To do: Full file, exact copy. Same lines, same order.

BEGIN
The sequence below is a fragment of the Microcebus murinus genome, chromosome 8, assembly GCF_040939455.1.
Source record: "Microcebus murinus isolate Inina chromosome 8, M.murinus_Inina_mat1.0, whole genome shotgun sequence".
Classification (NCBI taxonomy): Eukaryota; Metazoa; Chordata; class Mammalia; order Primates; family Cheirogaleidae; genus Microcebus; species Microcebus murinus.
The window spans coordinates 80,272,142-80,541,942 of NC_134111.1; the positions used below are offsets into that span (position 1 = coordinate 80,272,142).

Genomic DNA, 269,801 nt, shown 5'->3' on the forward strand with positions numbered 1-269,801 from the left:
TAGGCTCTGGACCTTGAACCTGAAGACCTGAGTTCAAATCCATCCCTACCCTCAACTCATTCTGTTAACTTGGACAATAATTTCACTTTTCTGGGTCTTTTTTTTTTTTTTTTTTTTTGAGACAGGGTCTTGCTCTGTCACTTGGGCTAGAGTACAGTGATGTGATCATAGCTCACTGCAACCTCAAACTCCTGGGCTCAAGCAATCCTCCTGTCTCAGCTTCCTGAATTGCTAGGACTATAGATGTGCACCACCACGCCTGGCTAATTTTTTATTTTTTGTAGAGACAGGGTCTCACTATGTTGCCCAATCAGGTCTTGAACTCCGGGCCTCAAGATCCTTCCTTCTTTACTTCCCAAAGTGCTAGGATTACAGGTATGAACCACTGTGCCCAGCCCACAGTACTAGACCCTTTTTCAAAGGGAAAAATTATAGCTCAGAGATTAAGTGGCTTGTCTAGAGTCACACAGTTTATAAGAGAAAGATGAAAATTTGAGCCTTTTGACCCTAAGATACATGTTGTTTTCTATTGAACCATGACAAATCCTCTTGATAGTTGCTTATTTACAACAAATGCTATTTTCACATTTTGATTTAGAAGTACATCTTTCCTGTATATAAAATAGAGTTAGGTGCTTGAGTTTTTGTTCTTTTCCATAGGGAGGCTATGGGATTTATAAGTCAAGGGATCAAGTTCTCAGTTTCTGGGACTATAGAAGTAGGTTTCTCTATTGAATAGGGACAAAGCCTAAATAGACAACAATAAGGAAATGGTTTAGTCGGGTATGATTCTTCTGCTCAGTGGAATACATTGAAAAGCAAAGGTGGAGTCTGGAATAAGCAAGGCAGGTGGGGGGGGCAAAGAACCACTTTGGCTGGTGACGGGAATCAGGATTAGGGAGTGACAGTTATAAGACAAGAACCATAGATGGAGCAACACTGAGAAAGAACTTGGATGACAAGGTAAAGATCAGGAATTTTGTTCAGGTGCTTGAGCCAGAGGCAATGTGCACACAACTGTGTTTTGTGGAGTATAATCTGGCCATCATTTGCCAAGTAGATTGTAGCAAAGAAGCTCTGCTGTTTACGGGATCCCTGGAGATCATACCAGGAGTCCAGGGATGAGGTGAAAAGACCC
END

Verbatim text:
The sequence below is a fragment of the Microcebus murinus genome, chromosome 8, assembly GCF_040939455.1.
Source record: "Microcebus murinus isolate Inina chromosome 8, M.murinus_Inina_mat1.0, whole genome shotgun sequence".
Classification (NCBI taxonomy): Eukaryota; Metazoa; Chordata; class Mammalia; order Primates; family Cheirogaleidae; genus Microcebus; species Microcebus murinus.
The window spans coordinates 80,272,142-80,541,942 of NC_134111.1; the positions used below are offsets into that span (position 1 = coordinate 80,272,142).

Genomic DNA, 269,801 nt, shown 5'->3' on the forward strand with positions numbered 1-269,801 from the left:
TAGGCTCTGGACCTTGAACCTGAAGACCTGAGTTCAAATCCATCCCTACCCTCAACTCATTCTGTTAACTTGGACAATAATTTCACTTTTCTGGGTCTTTTTTTTTTTTTTTTTTTTTGAGACAGGGTCTTGCTCTGTCACTTGGGCTAGAGTACAGTGATGTGATCATAGCTCACTGCAACCTCAAACTCCTGGGCTCAAGCAATCCTCCTGTCTCAGCTTCCTGAATTGCTAGGACTATAGATGTGCACCACCACGCCTGGCTAATTTTTTATTTTTTGTAGAGACAGGGTCTCACTATGTTGCCCAATCAGGTCTTGAACTCCGGGCCTCAAGATCCTTCCTTCTTTACTTCCCAAAGTGCTAGGATTACAGGTATGAACCACTGTGCCCAGCCCACAGTACTAGACCCTTTTTCAAAGGGAAAAATTATAGCTCAGAGATTAAGTGGCTTGTCTAGAGTCACACAGTTTATAAGAGAAAGATGAAAATTTGAGCCTTTTGACCCTAAGATACATGTTGTTTTCTATTGAACCATGACAAATCCTCTTGATAGTTGCTTATTTACAACAAATGCTATTTTCACATTTTGATTTAGAAGTACATCTTTCCTGTATATAAAATAGAGTTAGGTGCTTGAGTTTTTGTTCTTTTCCATAGGGAGGCTATGGGATTTATAAGTCAAGGGATCAAGTTCTCAGTTTCTGGGACTATAGAAGTAGGTTTCTCTATTGAATAGGGACAAAGCCTAAATAGACAACAATAAGGAAATGGTTTAGTCGGGTATGATTCTTCTGCTCAGTGGAATACATTGAAAAGCAAAGGTGGAGTCTGGAATAAGCAAGGCAGGTGGGGGGGGCAAAGAACCACTTTGGCTGGTGACGGGAATCAGGATTAGGGAGTGACAGTTATAAGACAAGAACCATAGATGGAGCAACACTGAGAAAGAACTTGGATGACAAGGTAAAGATCAGGAATTTTGTTCAGGTGCTTGAGCCAGAGGCAATGTGCACACAACTGTGTTTTGTGGAGTATAATCTGGCCATCATTTGCCAAGTAGATTGTAGCAAAGAAGCTCTGCTGTTTACGGGATCCCTGGAGATCATACCAGGAGTCCAGGGATGAGGTGAAAAGACCC